November 2016: Social Science & Medicine
Florian Grimm, Armin Walter, Martin Spüler, Georgios Naros, Wolfgang Rosenstiel, Alireza Gharabaghi
Brain-machine interface-controlled (BMI) neurofeedback training aims to modulate cortical physiology and is applied during neurorehabilitation to increase the responsiveness of the brain to subsequent physiotherapy. In a parallel line of research, robotic exoskeletons are used in goal-oriented rehabilitation exercises for patients with severe motor impairment to extend their range of motion (ROM) and the intensity of training. Furthermore, neuromuscular electrical stimulation (NMES) is applied in neurologically impaired patients to restore muscle strength by closing the sensorimotor loop...
2016: Frontiers in Neuroscience
Hiroyuki Miyasaka, Abbas Orand, Hitoshi Ohnishi, Genichi Tanino, Kotaro Takeda, Shigeru Sonoda
We investigated whether untriggered neuromuscular electrical stimulation (NMES) can increase the effectiveness of shoulder and elbow robotic training in patients with hemiparesis. Thirty subacute stroke patients were randomly equally allocated to robot only (RO) and robot and electrical stimulation (RE) groups. During training, shoulder and elbow movements were trained by operating the robotic arm with the paretic arm, and the robotic device helped to move the arm. In the RE group, the anterior deltoid and triceps brachii muscles were electrically stimulated at sub-motor threshold intensity...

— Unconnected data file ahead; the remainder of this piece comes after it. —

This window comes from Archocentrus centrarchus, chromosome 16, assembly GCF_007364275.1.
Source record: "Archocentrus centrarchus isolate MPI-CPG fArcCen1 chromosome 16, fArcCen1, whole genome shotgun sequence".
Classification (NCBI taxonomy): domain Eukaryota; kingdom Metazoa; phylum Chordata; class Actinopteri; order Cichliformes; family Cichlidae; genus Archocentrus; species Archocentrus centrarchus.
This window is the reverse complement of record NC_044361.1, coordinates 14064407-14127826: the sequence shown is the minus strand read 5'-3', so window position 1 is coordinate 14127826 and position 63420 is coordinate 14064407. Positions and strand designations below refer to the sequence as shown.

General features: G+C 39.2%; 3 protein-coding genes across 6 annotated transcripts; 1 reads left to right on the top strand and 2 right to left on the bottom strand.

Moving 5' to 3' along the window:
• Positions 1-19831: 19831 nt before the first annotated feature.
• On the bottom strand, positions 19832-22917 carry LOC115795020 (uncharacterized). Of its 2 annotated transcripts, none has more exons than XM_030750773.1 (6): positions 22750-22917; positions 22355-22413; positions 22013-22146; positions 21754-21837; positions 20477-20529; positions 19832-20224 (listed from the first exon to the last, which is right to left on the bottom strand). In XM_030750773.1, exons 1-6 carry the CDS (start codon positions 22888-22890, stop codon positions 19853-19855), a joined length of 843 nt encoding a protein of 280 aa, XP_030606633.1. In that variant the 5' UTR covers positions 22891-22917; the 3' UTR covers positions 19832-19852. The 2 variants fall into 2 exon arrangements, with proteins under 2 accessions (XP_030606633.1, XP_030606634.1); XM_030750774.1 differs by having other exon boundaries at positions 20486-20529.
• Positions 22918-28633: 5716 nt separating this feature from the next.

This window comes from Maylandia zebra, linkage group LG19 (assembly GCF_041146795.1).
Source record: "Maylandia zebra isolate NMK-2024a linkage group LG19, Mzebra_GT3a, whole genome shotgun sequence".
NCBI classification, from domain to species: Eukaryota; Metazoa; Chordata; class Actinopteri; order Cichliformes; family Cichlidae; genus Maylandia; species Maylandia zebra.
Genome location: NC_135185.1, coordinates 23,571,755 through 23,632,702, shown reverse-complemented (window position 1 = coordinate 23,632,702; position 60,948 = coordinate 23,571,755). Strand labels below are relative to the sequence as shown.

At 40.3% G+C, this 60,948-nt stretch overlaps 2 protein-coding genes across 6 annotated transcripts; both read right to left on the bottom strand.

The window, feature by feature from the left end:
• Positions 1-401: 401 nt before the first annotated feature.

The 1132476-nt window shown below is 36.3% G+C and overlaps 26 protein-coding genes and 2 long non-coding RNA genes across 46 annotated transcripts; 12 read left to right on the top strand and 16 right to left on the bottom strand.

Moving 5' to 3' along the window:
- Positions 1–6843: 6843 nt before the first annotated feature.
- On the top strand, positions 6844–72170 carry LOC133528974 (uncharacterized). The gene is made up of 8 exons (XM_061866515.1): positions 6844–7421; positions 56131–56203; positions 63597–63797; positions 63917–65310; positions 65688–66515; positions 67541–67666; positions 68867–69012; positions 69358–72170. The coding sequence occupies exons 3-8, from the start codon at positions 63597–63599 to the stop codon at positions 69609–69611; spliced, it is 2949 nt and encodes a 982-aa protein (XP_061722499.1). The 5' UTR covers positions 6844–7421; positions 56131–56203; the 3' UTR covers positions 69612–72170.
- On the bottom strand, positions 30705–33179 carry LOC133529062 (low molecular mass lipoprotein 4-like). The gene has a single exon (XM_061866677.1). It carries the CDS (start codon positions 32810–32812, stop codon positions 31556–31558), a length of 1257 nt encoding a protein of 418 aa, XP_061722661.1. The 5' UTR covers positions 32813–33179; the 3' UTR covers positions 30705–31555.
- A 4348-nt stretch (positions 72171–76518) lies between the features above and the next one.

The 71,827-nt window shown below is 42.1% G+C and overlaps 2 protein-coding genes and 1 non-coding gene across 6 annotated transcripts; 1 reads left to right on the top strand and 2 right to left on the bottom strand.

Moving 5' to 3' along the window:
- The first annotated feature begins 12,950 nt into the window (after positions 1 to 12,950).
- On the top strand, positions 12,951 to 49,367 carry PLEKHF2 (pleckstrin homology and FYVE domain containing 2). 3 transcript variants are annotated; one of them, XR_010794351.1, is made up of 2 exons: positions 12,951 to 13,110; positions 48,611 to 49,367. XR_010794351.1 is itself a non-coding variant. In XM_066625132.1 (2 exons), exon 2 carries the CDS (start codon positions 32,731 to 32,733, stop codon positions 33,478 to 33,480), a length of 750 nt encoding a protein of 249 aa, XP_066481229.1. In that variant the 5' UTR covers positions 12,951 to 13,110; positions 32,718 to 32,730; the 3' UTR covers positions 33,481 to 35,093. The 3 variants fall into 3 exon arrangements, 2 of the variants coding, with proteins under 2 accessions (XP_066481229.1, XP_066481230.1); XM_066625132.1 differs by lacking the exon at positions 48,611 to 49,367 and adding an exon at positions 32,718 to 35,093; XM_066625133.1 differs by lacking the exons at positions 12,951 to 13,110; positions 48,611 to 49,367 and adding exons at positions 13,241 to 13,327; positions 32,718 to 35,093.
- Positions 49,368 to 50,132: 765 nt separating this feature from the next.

August 13, 2016: Medical Engineering & Physics
İlkay Karabay, Asuman Doğan, Timur Ekiz, Belma Füsun Köseoğlu, Murat Ersöz
OBJECTIVE: To elucidate the effects of Kinesio Taping (KT) in addition to neurodevelopmental therapy (NDT) on posture and sitting, and to compare the effects of KT and neuromuscular electrical stimulation (NMES). MATERIALS-METHODS: Seventy-five children were randomized into control, KT, and NMES groups. NDT was applied to all children 4 times a week for 4 weeks. In addition, KT and NMES were applied to KT and NMES groups, respectively. Sitting subset of Gross Motor Function Measure (GMFM) and kyphosis levels of the groups were analyzed by two way mixed ANOVA...
August 2016: Complementary Therapies in Clinical Practice
Céline Audibert, Morgan Romine, Alexis Caze, Gregory Daniel, Jonathan Leff, Mark McClellan
CONTEXT: Policy and legislative efforts to improve the biomedical innovation process must rely on a detailed and thorough analysis of drug development and industry output. OBJECTIVE: As part of our efforts to build a publicly-available database on the characteristics of drug development, we present work undertaken to test methods for compiling data from public sources. These initial steps are designed to explore challenges in data extraction, completeness, and reliability...
August 5, 2016: Drug Development and Industrial Pharmacy
Makii Muthalib, Graham Kerr, Kazunori Nosaka, Stephane Perrey
Functional Muscle metabolic demand during contractions evoked by neuromuscular electrical stimulation (NMES) has been consistently documented to be greater than voluntary contractions (VOL) at the same force level (10-50% maximal voluntary contraction-MVC). However, we have shown using a near-infrared spectroscopy (NIRS) technique that local muscle metabolic demand is similar between NMES and VOL performed at MVC levels, thus controversy exists. This study therefore compared biceps brachii muscle metabolic demand (tissue oxygenation index-TOI and total hemoglobin volume-tHb) during a 10s isometric contraction of the elbow flexors between NMES (stimulation frequency of 30Hz and current level to evoke 30% MVC) and VOL at 30% MVC (VOL-30%MVC) and MVC (VOL-MVC) level in 8 healthy men (23-33-y)...
June 13, 2016: European Journal of Translational Myology